# Critique My Serialization API

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Hi all. I wrote a serialization API in C++ for myself and wanted to ask for a critique from anyone interested. I like the JSON file format and wanted to use it originally. JSON is a good way to support versioning for your serialized stuff, since you can build in mechanisms to handle missing fields, and extra fields can be ignored.

I audited a few JSON options and this one by sheredom was the best, but I still found it a little lacking. Specifically I couldn't figure out the API. It's all... Weird. And the examples are terrible.

Since I couldn't find exactly what I wanted I wrote my own. Here were my specific list of requirements.

• No external dependencies (other than c runtime).
• JSON-like text output.
• Can implement the writer/reader with the same code (instead of two different functions).
• No annoying linked-lists in the API.
• Supports arrays.
• Base64 encoding built-in.
• Shouldn't do anything special for utf8 (they can just be base64 encoded, or sent as-is).
• Can inspect a field's type before attempting to read it.
• Arrays have length prepended.

Example output.

{
x = 5,
y = 10.300000,
str = "Hello.",
sub_thing = {
num0 = 7,
num1 = 3,
},
blob_data = "U29tZSBibG9iIGlucHV0LgA=",
array_of_ints = [8] {
0, 1, 2, 3, 4, 5, 6, 7,
},
array_of_array_of_ints = [2] {
[3] {
0, 1, 2
},
[3] {
0, 1, 2
},
},
array_of_objects = [2] {
{
some_integer = 13,
some_string = "Good bye.",
},
{
some_integer = 4,
some_string = "Oi!",
},
},
},

struct kv_t;

#define CUTE_KV_MODE_WRITE 1

kv_t* kv_make(void* user_allocator_context = NULL);
void kv_destroy(kv_t* kv);
error_t kv_reset(kv_t* kv, const void* data, int size, int mode);
int kv_size_written(kv_t* kv);

enum kv_type_t
{
KV_TYPE_NULL   = 0,
KV_TYPE_INT64  = 1,
KV_TYPE_DOUBLE = 2,
KV_TYPE_STRING = 3,
KV_TYPE_ARRAY  = 4,
KV_TYPE_BLOB   = 5,
KV_TYPE_OBJECT = 6,
};

error_t kv_key(kv_t* kv, const char* key, kv_type_t* type = NULL);

error_t kv_val(kv_t* kv, uint8_t* val);
error_t kv_val(kv_t* kv, uint16_t* val);
error_t kv_val(kv_t* kv, uint32_t* val);
error_t kv_val(kv_t* kv, uint64_t* val);

error_t kv_val(kv_t* kv, int8_t* val);
error_t kv_val(kv_t* kv, int16_t* val);
error_t kv_val(kv_t* kv, int32_t* val);
error_t kv_val(kv_t* kv, int64_t* val);

error_t kv_val(kv_t* kv, float* val);
error_t kv_val(kv_t* kv, double* val);

error_t kv_val_string(kv_t* kv, char** str, int* size);
error_t kv_val_blob(kv_t* kv, void* data, int* size, int capacity);

error_t kv_object_begin(kv_t* kv);
error_t kv_object_end(kv_t* kv);

error_t kv_array_begin(kv_t* kv, int* count);
error_t kv_array_end(kv_t* kv);

void kv_print(kv_t* kv);

The implementation is 948 lines of code - pretty small!

Here's what it generally looks like to use.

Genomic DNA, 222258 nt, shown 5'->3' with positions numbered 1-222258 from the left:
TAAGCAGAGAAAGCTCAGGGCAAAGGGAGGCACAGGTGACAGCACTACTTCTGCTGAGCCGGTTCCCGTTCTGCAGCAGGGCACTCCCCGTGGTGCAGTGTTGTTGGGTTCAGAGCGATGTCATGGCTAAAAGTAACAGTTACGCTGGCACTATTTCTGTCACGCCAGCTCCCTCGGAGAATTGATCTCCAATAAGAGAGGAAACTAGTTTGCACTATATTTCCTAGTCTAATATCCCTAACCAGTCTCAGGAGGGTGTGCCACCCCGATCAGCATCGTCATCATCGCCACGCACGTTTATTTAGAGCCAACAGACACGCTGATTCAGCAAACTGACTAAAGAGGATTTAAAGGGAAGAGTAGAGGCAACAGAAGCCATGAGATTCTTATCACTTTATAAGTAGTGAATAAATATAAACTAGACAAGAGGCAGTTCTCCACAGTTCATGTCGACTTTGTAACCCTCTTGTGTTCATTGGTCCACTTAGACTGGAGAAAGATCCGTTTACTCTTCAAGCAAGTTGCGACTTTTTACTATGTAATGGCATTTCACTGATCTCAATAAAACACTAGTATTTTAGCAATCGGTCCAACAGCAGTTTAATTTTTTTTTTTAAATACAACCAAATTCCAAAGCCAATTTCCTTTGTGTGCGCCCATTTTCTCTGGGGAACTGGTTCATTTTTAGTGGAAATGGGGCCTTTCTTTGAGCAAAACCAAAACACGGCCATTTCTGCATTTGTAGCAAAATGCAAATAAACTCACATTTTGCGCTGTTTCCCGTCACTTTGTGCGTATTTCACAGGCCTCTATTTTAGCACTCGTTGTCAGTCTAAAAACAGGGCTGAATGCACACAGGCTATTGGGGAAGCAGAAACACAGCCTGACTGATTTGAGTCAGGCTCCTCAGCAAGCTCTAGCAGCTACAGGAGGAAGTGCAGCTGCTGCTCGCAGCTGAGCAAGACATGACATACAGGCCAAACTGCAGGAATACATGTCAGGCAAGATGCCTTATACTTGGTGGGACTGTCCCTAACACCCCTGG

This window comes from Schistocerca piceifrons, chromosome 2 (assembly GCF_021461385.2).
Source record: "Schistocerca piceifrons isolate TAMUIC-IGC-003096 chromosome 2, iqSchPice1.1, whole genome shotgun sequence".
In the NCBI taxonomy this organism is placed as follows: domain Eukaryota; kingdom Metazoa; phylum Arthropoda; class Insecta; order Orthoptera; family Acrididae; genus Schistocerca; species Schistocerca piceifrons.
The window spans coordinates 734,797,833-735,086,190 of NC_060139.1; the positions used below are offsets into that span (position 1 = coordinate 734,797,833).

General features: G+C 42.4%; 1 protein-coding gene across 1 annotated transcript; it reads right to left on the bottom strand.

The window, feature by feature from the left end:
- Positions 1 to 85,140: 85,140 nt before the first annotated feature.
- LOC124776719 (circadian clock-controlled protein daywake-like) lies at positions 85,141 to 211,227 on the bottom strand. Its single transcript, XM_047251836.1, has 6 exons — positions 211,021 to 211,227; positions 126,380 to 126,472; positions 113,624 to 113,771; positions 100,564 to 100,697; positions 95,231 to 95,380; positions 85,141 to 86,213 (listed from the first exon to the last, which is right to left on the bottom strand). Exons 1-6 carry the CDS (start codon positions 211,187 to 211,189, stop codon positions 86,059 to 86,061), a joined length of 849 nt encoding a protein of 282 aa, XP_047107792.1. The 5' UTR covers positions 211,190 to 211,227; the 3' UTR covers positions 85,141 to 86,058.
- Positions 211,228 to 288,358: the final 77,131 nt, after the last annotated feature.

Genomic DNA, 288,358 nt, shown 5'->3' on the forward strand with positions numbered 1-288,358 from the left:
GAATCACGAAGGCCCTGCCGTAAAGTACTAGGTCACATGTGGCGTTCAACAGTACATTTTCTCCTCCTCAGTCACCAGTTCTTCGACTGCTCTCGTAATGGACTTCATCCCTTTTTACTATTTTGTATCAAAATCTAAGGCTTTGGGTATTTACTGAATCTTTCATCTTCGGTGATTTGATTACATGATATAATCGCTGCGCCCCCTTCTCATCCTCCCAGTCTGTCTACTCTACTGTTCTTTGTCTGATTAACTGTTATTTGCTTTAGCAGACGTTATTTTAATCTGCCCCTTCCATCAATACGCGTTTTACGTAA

char buffer[1024];
kv_reset(kv, buffer, sizeof(buffer), CUTE_KV_MODE_WRITE);

thing_t thing;
thing.a = 5;
thing.b = 10.3f;
thing.str = "Hello.";
thing.str_len = 7;

kv_begin_object(kv);
kv_key(kv, "a");
kv_val(kv, &thing.a);
kv_key(kv, "b");
kv_val(kv, &thing.b);
kv_key(kv, "str");
kv_val(kv, &thing.str, &thing.str_len);
kv_object_end(kv);

printf("%s", buffer);

Which would output:

{
a = 5,
b = 10.300000,
str = "Hello."
}

Depending on if mode is set to read/write the kv_* functions will either write to the buffer, or read (parse) from the buffer. This means the serialization routine only needs to be written once (most of the time) by using some polymorphism.

If anyone was brave enough to read through all this info, allow me to say thanks! I really appreciate it

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Posted (edited)

Do you have strict mode or warnings?

Nums int or float/double by default?

Arrays have length prepended - "happy debugging"?

Arrays are maps and I can iterate by [0...1]-key and vector-like by default?

Size limit?

Are you read all-in-one in memory?

Could I decode Base64 in this vice versa?

Edited by Makusik Fedakusik

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1. Errors are reported with a return value.
2. Numbers are always returned as int64_t or double. The API can then be used to cast the result down to a more specific type.
3. Yes arrays have length prepended. This was to make parsing a little more trivial.
4. I'll post an array example below.
5. Yes all in memory at once. No size limit other than the bit-range of int.
6. Yes it does base64 encode and decode.

Array example.

// Use case.
kv_object_begin(kv);
kv_key(kv, "array_of_ints");
kv_array_begin(kv, &array.count);
for (int i = 0; i < array.count; ++i)
kv_val(kv, array.data + i);
kv_array_end(kv);
kv_object_end(kv);

// Output.
{
array_of_ints = [8] {
0, 1, 2, 3, 4, 5, 6, 7,
},
}

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If you're actually intending to use C++ instead of C-with-sugar, you should probably...

• Consider using RAII patterns to manage your object and array constructions.
• Consider using exceptions to manage errors, since not one line of your sample code seems to demonstrate error-detection (which is almost certainly because it's much harder than it looks the way you've done it).
• Consider accepting &std::string and &std::array for your kv_key() and kv_array_begin() methods, instead of forcing the user to manage separate "data" and "count" values that must be serialized and deserialized.

Last of all, how does your parser detect or cope with out-of-order keys and/or missing keys, e.g. deserializing a text object with "a", "b", "c" members written, but the code serializes/deserializes them in "d", "c", "b", "a" order?

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Posted (edited)

Hi Wyrframe, thanks for the feedback! I'll consider RAII and exceptions. In the meantime I'll post what I'm currently thinking for error handling since it is not clear.

// Option 1) check return values of each function.
error_t err = kv_key(kv, "array_of_ints");
if (err.is_error()) {
const char* details = err.details;
int code = err.code;
// handle error here
}

// Option 2) check return value of the kv state when convenient.
kv_object_begin(kv);
kv_key(kv, "array_of_ints");
kv_array_begin(kv, &array.count);
for (int i = 0; i < array.count; ++i)
kv_val(kv, array.data + i);
kv_array_end(kv);
kv_object_end(kv);﻿

error_t err = kv_error_state(kv);
if (err.is_error()) {
const char* details = err.details;
int code = err.code;
// handle error here
}